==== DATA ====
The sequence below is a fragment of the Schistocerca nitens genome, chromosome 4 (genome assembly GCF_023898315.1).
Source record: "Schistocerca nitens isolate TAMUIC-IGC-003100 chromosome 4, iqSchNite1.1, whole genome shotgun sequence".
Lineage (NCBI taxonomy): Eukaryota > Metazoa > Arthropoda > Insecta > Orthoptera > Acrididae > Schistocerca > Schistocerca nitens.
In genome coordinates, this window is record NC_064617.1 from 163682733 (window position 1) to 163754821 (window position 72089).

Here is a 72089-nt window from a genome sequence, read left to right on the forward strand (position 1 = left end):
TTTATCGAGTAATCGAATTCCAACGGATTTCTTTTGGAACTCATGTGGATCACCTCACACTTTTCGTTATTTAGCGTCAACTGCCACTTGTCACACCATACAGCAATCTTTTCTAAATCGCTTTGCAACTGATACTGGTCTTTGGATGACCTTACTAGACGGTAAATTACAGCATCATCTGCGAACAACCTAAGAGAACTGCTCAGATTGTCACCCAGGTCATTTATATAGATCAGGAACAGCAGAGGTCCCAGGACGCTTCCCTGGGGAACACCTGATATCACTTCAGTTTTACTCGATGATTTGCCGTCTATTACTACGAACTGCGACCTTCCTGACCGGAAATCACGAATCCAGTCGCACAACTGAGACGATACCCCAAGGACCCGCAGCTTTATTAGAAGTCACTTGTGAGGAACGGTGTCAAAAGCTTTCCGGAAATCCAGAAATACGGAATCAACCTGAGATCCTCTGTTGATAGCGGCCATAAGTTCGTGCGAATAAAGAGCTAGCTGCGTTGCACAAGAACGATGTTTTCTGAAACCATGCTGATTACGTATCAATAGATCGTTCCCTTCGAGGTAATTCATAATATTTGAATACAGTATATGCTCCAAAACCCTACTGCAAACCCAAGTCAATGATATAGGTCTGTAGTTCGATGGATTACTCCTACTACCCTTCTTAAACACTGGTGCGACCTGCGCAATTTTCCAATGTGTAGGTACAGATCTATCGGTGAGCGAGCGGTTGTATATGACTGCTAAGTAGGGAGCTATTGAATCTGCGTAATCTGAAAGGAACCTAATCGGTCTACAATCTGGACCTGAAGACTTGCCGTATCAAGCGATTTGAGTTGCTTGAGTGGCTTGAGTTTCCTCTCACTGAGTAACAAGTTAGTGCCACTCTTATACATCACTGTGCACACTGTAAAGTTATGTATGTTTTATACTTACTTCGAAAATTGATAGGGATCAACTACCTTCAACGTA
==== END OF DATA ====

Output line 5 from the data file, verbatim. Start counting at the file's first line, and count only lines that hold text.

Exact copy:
Here is a 72089-nt window from a genome sequence, read left to right on the forward strand (position 1 = left end):